The Stress Resilient Mind Blog
Diagnosing ADHD With The Help Of EEG
Publication date: 18 July 2013
This week the US Food and Drug Adminstration (FDA) approved an EEG assessment system for the assessment of Attention Deficit Hyperactivity Disorder or ADHD in children. This is an interesting and welcome development, but only a small step in changing how the medical establishment assesses and diagnoses mental and neurological health. ADHD is traditionally diagnosed (as are all mental illnesses) according to behavioural symptoms. I think a much more useful approach is to look for underlying causal factors, as it opens the way to a more rational choice of therapy.
An ADHD diagnosis does not entail a presumption of a brain deficit. (See for example the NICE guidelines on diagnosis and management of ADHD.) You're likely to be referred to a psychiatrist. There are three sub-types of ADHD - characterised by (i) inattentiveness, (ii) hyperactivity and impusivity, and (iii) a combination of these two.
The new system is called the Neuropsychiatric EEG-Based Assessment Aid (NEBA) System. The assessment takes about 15-20 minutes and measures the ratio of two EEG or brainwave frequency bands, theta and beta. Actually it's been known that theta to beta ratio correlates with attention performance for many years and neurofeedback therapists have been using it as a marker in their assessments. What's new is the FDA approval, which is given on the basis of the manufacturer collecting and submitting data - an expensive process.
If ADHD is actually measurable in brain activity, why isn't it the norm to base diagnosis on brain assessment? Well, the connection isn't hard and fast. Not all people with ADHD have a high theta to beta ratio, and not everyone with a high theta to beta ratio has ADHD. (Actually in EEG there are other subtypes of ADHD, such as frontal alpha type.)
Can we say that a high theta to beta ratio is a cause of ADHD? Not really, it might be more of an effect. Or it might be better to describe it as a mediator, meaning a more immediate cause. We then need to ask, what are the primary causes?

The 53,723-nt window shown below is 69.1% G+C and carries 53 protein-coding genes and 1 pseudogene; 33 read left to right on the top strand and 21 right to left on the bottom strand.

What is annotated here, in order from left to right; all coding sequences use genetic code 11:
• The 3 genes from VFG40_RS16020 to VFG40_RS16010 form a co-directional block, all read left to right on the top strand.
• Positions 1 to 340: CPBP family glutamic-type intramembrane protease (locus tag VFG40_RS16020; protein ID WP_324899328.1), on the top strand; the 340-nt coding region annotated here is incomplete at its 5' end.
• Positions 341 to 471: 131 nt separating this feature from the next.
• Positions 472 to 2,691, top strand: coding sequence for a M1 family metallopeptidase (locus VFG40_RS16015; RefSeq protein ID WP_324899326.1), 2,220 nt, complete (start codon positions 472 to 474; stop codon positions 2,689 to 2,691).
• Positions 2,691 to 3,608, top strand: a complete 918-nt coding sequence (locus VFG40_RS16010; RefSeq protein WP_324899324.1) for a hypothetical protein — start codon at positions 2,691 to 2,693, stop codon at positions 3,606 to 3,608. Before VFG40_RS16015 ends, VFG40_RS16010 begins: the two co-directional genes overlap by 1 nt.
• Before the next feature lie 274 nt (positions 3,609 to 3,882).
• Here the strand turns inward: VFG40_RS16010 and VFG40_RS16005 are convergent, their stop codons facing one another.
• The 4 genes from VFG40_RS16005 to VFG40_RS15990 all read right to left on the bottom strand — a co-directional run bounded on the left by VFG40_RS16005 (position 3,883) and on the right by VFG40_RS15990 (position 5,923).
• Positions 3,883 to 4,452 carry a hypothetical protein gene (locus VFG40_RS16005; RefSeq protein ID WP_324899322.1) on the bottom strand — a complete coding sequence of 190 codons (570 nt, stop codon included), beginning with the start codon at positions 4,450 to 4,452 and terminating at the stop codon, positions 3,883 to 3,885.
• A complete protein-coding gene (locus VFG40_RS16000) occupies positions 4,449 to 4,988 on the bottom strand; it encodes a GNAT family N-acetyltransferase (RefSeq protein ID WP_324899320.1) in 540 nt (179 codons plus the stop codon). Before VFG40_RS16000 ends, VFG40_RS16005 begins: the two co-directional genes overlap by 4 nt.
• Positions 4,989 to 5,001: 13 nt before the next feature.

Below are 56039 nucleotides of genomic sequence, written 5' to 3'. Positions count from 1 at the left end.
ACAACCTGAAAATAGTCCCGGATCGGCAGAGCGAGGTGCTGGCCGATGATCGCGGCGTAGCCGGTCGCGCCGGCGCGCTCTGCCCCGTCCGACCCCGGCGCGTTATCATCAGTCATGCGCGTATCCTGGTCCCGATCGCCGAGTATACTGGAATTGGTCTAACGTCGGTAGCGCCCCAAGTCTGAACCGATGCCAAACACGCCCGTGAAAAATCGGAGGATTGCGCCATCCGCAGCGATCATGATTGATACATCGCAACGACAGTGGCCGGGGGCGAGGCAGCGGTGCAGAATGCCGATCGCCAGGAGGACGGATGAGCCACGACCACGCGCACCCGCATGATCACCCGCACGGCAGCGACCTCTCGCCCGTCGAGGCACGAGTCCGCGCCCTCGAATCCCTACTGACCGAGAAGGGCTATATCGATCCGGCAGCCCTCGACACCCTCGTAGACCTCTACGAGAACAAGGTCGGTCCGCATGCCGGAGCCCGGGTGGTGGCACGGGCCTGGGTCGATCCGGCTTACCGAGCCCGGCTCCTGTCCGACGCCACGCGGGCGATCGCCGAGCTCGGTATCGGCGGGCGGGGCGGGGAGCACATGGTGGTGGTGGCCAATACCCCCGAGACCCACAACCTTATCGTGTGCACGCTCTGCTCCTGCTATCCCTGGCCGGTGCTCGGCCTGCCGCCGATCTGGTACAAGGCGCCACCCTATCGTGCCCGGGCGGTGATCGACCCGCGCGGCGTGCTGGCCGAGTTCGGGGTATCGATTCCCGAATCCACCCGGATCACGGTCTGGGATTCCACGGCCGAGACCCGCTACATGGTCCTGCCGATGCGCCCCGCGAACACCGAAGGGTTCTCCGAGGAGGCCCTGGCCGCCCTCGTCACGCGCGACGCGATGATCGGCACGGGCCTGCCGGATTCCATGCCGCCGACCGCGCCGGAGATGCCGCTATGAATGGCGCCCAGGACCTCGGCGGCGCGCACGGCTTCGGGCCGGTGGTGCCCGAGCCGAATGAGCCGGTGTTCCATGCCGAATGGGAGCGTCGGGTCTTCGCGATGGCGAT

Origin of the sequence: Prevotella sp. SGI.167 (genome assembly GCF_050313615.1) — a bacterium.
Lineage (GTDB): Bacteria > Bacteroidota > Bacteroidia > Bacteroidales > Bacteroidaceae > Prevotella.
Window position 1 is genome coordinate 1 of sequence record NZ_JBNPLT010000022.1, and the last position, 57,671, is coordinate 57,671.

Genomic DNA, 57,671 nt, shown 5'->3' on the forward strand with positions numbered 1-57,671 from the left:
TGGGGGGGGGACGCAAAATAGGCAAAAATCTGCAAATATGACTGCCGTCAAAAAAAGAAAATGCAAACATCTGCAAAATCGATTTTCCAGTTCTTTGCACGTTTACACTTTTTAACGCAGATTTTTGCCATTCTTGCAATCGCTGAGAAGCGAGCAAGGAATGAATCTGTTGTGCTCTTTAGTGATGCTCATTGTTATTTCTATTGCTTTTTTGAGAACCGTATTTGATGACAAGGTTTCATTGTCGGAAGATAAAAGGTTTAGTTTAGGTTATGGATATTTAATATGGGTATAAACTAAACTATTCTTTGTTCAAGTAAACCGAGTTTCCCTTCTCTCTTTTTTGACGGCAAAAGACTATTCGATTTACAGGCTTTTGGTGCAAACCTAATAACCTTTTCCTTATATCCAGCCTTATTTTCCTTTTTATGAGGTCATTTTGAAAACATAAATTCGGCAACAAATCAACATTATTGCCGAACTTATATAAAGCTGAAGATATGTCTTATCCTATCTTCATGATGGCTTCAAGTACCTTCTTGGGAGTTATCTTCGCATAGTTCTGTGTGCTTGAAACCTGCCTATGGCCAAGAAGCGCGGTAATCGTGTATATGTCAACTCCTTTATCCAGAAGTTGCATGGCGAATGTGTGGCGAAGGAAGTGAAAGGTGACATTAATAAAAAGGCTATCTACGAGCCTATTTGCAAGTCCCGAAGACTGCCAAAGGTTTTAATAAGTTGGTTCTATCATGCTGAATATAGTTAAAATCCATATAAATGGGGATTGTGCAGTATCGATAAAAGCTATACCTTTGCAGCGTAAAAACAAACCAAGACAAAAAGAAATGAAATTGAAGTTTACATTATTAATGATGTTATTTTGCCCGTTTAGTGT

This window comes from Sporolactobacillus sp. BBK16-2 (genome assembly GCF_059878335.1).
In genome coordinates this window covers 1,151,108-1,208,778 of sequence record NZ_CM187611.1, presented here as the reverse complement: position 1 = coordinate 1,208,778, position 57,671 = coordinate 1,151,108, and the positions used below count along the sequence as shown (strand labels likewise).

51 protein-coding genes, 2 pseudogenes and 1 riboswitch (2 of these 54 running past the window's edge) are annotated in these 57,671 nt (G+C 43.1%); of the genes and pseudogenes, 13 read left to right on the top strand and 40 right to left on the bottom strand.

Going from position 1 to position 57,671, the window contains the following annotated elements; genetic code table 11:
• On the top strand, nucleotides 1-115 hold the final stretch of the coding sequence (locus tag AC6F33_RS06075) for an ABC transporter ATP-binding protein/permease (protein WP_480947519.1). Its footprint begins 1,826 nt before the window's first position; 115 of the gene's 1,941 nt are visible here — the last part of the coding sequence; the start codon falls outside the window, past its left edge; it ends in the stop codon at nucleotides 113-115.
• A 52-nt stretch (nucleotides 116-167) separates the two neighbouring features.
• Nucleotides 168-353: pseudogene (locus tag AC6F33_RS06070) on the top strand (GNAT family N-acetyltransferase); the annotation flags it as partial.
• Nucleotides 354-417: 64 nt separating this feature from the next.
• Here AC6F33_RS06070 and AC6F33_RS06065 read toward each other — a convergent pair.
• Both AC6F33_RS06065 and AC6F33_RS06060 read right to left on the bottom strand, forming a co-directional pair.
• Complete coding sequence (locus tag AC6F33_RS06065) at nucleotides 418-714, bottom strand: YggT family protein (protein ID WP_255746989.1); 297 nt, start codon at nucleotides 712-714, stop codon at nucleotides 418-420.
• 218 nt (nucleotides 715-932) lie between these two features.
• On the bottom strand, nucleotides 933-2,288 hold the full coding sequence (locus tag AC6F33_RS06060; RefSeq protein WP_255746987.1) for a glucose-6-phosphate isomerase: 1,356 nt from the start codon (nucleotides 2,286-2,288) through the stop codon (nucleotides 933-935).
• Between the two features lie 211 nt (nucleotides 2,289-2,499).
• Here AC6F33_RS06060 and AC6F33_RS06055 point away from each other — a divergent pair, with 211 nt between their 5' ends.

It's a controversial question - almost certainly there are a number of causal factors, and not necessarily the same ones in different individuals. See for example the wikipedia ADHD page.
Examples of common causal factors are:
- Heavy metal toxicity - lead and mercury for example cause brain problems. We're all exposed to toxic metals these days. Some people just don't deal with them very well (perhaps for genetic reasons).
- Candida overgrowth in the gut.
Not everyone with ADHD will have these, of course.
What's the best way to work with ADHD? I believe, try to find the causal factors applying in any individual case, and address them. That means objective measurements, of a range of things, including the above two, and including EEG.
Currently this is not what happens in the UK's NHS. You're likely to get drug treatment such as ritalin, which if it works at all, will only suppress symptoms. It is not an attempt to fix causes. It's like pumping up a tyre with a puncture.
A rationale for neurofeedback therapy would be to train the brain to produce less theta and more beta, thus reducing the theta to beta ratio. That would make sense rationally, for cases where assessment reveals a high ratio. And there's a lot of evidence it actually works. See for example this ISNR report on neurofeedback for ADHD.
Neurofeedback isn't necessarily going to affect toxic metal levels or candida over-growth. It's probably best used as part of a multi-level integrative or holistic approach. Heavy metals and candida are more directly addressed by nutritional therapy.
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